Thanks, Jessica. We sure are in this together.

    A long, long time ago, before NYC had a bed bug fact sheet on its Dept. of Health website, or Toronto had a Bed Bug Project, or Cincinnati (even) had a bed bug task force, other small places noticed and reacted to small numbers of bed bug infestations as if they were cause for serious concern.

    Lexington-Fayette County in Kentucky called for an education campaign back in October 2006.

    What is interesting, is that Lexington took action because it was concerned that bed bug infestation reports had tripled in three years. What magic number put them over the edge? As of October, 2006, they’d had 19 complaints of bed bugs that year, compared with seven the year before. Nineteen. They formed a “bed bug task force” that fall. They may not have taken action on par with Cincinnati, but they also had a smaller number of complaints.

    Now, I am sure Lexington had more than 19 actual bed bug infestations during that period. I bet the Lexington Dept. of Public Health can imagine so too. Why can’t Chicago or New York officials use their imaginations in the same way?

    Why do some Departments of Public Health become alarmed by a rise from 7 to 19 in a year, and others (such as my city of NYC) don’t seem very troubled when the number of confirmed cases in one small sector of society (ie tenants in private rentals who called 311 and had the inspector come in) rises by more or less the same percentage, and yet the totals are in the thousands?

  2. Jessica said

    Oh my gosh! Nobugs, I was floored when I read your 2006 post about Lexington, Kentucky. I don’t remember you posting that at all, and now that I’m reading it, I can’t help but be disgusted. Here are your calculations:

    Lexington 2000 (human) population: 260512; NYC 2000 (human) population: 8008278.

    There are almost 31 times as many people in NYC as in Lexington.

    There were 244 times as many reports of bed bug infestations in the last year in NYC compared to Lexington.

    New York’s reported infestations are up five times in one year.

    Lexington’s are up three times in one year.

    And yet the New York City government, after 4,638 reported cases, is not doing anything; our short-sighted city officials recently claimed poor people should have the right to save money by purchasing used mattresses, a known cause of the spread of bed bugs.

    And the government in Lexington, after 19 reported cases, is spearheading a leafleting campaign, to educate the populace.

    Wow. I just don’t get it.

    I can’t help but think about ownership, accountability, and responsibility. I have a feeling that in our cities, the buck is getting passed back and forth and back again, because no single department or agency wants to own the burden of trying to control bed bug infestations.

    I guess our city departments and agencies don’t realize how much money they’re costing themselves in the long run. Because someday, some department or agency IS going to have to own this burden. And as they days and months and years go by, that burden increases immeasurably.

    Thanks so much for sharing your posts with us, Nobugs. You’ve been documenting the spread of bed bugs in our country– and in many other countries– for as long as I can remember. I appreciate your help, and I welcome any information you choose to share.

  3. nobugs said

    Thanks, Jessica.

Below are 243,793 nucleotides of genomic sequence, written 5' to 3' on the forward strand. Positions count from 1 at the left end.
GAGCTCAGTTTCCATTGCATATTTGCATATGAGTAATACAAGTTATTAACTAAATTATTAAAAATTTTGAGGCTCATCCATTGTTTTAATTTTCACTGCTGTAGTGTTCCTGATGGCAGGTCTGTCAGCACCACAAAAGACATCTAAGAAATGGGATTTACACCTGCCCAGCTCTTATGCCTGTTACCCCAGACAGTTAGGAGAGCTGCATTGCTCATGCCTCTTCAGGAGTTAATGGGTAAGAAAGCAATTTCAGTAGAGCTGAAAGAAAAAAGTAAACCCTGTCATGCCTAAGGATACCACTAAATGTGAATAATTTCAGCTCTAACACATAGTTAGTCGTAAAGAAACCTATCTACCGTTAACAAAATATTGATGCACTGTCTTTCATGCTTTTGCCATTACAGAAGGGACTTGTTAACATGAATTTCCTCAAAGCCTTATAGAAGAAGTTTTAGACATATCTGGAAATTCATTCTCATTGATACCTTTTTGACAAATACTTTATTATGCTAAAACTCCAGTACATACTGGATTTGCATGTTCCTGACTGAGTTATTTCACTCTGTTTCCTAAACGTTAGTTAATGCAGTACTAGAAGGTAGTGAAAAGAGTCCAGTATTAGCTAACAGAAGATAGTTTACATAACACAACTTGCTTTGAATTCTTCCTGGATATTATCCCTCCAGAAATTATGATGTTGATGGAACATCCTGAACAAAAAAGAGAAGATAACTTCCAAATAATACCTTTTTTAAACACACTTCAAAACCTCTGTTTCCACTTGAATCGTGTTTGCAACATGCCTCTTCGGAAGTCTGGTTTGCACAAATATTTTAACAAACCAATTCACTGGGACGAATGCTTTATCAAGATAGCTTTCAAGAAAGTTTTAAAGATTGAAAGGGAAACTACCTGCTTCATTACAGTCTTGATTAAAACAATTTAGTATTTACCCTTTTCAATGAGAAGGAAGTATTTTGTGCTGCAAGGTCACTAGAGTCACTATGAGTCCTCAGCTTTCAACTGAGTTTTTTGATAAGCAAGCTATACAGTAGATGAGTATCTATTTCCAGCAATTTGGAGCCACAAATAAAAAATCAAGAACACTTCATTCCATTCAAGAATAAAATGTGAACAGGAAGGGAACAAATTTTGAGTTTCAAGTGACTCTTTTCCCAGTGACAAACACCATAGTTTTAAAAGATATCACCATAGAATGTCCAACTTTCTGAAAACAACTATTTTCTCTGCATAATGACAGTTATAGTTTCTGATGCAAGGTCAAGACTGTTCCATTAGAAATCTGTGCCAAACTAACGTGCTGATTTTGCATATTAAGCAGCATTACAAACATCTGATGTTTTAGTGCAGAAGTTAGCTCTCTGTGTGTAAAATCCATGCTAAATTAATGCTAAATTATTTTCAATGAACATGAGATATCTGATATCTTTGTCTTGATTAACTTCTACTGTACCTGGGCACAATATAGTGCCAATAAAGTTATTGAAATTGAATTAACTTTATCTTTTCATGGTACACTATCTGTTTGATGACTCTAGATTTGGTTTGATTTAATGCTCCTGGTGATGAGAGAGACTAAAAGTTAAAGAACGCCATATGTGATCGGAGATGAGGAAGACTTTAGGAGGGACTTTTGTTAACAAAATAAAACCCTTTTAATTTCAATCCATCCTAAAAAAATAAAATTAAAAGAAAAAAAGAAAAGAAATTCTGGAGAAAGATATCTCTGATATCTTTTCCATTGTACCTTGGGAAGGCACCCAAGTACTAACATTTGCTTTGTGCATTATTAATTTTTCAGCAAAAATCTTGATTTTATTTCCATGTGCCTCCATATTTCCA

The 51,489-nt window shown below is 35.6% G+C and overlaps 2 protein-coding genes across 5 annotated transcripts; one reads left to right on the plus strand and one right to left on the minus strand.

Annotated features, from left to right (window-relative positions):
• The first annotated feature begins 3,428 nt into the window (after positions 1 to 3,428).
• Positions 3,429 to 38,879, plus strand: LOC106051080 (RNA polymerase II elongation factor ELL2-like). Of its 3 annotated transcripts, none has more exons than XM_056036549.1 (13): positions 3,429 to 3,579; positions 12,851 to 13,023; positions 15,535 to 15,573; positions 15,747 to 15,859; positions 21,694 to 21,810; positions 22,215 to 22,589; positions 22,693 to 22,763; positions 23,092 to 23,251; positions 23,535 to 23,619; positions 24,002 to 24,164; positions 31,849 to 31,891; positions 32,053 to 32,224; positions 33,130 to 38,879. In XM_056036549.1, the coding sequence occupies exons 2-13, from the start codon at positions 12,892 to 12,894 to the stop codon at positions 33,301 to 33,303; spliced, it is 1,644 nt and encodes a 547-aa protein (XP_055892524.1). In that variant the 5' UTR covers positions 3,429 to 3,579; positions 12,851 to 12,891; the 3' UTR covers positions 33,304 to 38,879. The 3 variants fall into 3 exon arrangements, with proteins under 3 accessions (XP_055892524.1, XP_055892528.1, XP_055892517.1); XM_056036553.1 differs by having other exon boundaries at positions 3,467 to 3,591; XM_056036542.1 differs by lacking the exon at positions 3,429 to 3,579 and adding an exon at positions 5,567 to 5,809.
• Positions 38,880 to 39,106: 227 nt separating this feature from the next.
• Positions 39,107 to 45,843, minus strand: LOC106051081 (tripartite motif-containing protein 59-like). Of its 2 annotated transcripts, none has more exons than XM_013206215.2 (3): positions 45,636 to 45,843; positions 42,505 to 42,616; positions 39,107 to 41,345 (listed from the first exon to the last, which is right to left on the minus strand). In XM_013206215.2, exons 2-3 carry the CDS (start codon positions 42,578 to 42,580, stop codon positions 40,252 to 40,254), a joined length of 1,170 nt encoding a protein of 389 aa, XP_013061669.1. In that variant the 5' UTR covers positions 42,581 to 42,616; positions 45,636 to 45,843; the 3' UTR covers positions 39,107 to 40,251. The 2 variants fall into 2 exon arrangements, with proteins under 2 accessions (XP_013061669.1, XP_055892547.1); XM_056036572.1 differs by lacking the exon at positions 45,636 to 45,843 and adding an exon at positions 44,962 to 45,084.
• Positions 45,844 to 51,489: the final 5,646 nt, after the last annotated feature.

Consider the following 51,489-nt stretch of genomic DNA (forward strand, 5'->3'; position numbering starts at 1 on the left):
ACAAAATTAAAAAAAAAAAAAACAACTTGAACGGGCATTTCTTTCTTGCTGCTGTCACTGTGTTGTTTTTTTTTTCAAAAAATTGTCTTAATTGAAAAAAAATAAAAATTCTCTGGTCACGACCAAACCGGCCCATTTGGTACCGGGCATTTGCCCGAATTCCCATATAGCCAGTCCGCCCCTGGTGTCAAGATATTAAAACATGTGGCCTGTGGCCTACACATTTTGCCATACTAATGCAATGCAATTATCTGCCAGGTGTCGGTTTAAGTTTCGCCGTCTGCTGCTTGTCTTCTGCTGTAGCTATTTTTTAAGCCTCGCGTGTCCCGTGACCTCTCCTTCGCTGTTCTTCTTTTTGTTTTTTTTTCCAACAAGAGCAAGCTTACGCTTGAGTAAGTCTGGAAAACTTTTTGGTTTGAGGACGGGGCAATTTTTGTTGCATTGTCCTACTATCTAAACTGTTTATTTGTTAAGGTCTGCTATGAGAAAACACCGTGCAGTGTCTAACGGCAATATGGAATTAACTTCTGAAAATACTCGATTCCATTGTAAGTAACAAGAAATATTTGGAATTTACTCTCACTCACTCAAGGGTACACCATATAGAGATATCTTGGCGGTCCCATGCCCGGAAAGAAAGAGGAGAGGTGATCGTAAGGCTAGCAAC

One thing I think we can say is that Chicago is talking about bed bugs less than many cities. As you document so well via photos and the Bed Bug Registry, it is a problem there. I encourage you also to spend some time in drugstores and hardware stores. If I go into a midtown NYC or East Village chain drugstore, I see a wall of Pronto or similar, on sale. In the hardware store it’s some mystery pyrethrin spray labelled for bed bugs. At the counter — for people who are making last minute purchases, impulse buys. “Oh yeah,” they think, “Not just the plastic bags and vacuum bag. I’ll have the bed bug spray, too!”

    The math there in my post from 10/15/2006 is a bit fuzzy. The NYTimes reported 4638 complaints as opposed to confirmed violations (which perhaps was not clear from this post, when it was all new to me — Bedbugger was only 13 days old when it was posted). Still, the actual violations would have been much higher per capita compared with Lexington’s. And the complaints were up (according to the NYTimes) 5x compared with 2004. (Lexington panicked when their complaints rose 3x.) The point remains.

  4. Jessica said

    The point does indeed remain, Nobugs.

    And you’re right, Chicago IS talking about bed bugs less than many cities. I found another relatively recent article about bed bugs in another Chicago neighborhood when I was researching last night, though, and I’m going to write a post about it within the next couple of days.

    More and more people are starting to talk about it these days. I think it’s only a matter of time.

    And I think that the stigma has a lot to do with the silence. I can’t believe that so many people still associate bed bugs with “poor neighborhoods”. I’ve started to talk more with my friends and coworkers about Chicago vs. Bed Bugs over the last couple of days, and you wouldn’t believe the responses I’ve been getting! Well, yes you would…

    You know what I’ve started to do in response to their responses? I have people stand there while I pull up The Bed Bug Registry and search for their addresses. Now, in no case has that exact address been registered, but in all cases, at least one infested address has been reported within a couple of kilometers of the one I searched.

    You know what kind of reactions I see when this happens? Well, I’ve seen many, but the universal reaction is a combination of repulsion and fear. And then come the questions– the “but I won’t get them, right?” questions.

    It’s tough to respond to those questions, you know. I guess what it comes down to is that everyone could get bed bugs, but the chance of a person getting bed bugs right now is much smaller than it will be six months from now unless the City of Chicago does something– even something as basic as an educational campaign– to stop the spread.

    Thanks again, Nobugs. I really appreciate you taking the time to stop by.